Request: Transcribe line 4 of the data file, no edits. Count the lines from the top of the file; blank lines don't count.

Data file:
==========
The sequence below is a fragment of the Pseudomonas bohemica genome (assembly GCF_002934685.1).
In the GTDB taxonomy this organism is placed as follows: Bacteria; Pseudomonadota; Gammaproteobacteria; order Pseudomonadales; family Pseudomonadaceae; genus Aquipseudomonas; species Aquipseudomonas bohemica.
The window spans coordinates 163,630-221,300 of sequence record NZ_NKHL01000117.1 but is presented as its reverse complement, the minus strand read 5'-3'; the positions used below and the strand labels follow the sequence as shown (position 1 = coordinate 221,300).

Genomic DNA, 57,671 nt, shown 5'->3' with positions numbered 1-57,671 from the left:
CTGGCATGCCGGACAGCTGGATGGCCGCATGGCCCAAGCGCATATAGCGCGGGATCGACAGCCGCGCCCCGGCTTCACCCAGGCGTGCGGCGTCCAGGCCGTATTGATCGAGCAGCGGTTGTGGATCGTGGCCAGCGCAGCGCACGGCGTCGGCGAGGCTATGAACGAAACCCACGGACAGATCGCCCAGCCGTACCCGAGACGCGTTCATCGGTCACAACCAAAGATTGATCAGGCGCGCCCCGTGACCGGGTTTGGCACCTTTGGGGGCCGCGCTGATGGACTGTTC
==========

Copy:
Genomic DNA, 57,671 nt, shown 5'->3' with positions numbered 1-57,671 from the left: